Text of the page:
Usually the first thing to do before undergoing any form of treatment for eating disorders is to get a diagnosis. This would prevent the possibility of treating the wrong illness while also ensuring that there is medical professional monitoring the recovery process. Methods used to treat eating disorders involve some combination of psychological and nutritional counseling. Medical and psychiatric monitoring could also be included. The use of medication to help with the chemical balance of the brain is another approach that many physicians take to treat eating disorders. Medicines such as antidepressants, antipsychotics and mood stabilizers are some of the common ones used in treating eating disorders.

Test Your Knowledge

Mental Health Eating Disorders

Find out how much you’ve learned through our resources by taking our short quiz! It covers everything on eating disorders.

1 / 6

Which are examples of binge-eating disorder?

2 / 6

Anorexia nervosa is characterized by sufficient weight gain.

3 / 6

Race, gender, and age group can increase the risk of eating disorders. 

4 / 6

Which medications are used to treat eating disorders?

5 / 6

Which is NOT a physical symptom of Bulimia Nervosa?

6 / 6

Which is NOT a type of eating disorder?

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Sources:

ADAA. “Types of Eating Disorders.” Types of Eating Disorders | Anxiety and Depression Association of America, ADAA, 7 Aug. 2018, adaa.org/eating-disorders/types-of-eating-disorders#Anorexia%20Nervosa.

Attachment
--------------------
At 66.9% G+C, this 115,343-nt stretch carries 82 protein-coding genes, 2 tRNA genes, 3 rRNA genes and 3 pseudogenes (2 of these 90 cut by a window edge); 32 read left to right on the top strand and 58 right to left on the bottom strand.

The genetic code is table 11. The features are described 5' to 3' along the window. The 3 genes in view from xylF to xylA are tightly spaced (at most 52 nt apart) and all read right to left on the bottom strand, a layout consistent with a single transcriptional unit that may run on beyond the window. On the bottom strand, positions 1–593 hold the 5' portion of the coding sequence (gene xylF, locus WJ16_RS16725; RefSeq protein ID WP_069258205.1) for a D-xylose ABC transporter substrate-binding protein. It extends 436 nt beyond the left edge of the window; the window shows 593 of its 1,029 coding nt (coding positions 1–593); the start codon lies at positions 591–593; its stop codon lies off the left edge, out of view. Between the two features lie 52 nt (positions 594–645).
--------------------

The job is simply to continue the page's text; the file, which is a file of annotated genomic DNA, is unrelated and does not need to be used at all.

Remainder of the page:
The National Institute of Mental Health. “Eating Disorders.” National Institute of Mental Health, U.S. Department of Health and Human Services, Feb. 2016, www.nimh.nih.gov/health/topics/eating-disorders/.

NEDA. “Anorexia Nervosa.” National Eating Disorders Association, www.nationaleatingdisorders.org/learn/by-eating-disorder/anorexia.

NEDA. “Binge Eating Disorder.” National Eating Disorders Association, www.nationaleatingdisorders.org/learn/by-eating-disorder/bed.

NEDA. “Bulimia Nervosa.” National Eating Disorders Association, www.nationaleatingdisorders.org/learn/by-eating-disorder/bulimia.

*This site content is provided for informational purposes only and does not intend to substitute professional medical advice, diagnosis, or treatment. If you have medical questions and/or concerns, please contact a medical professional.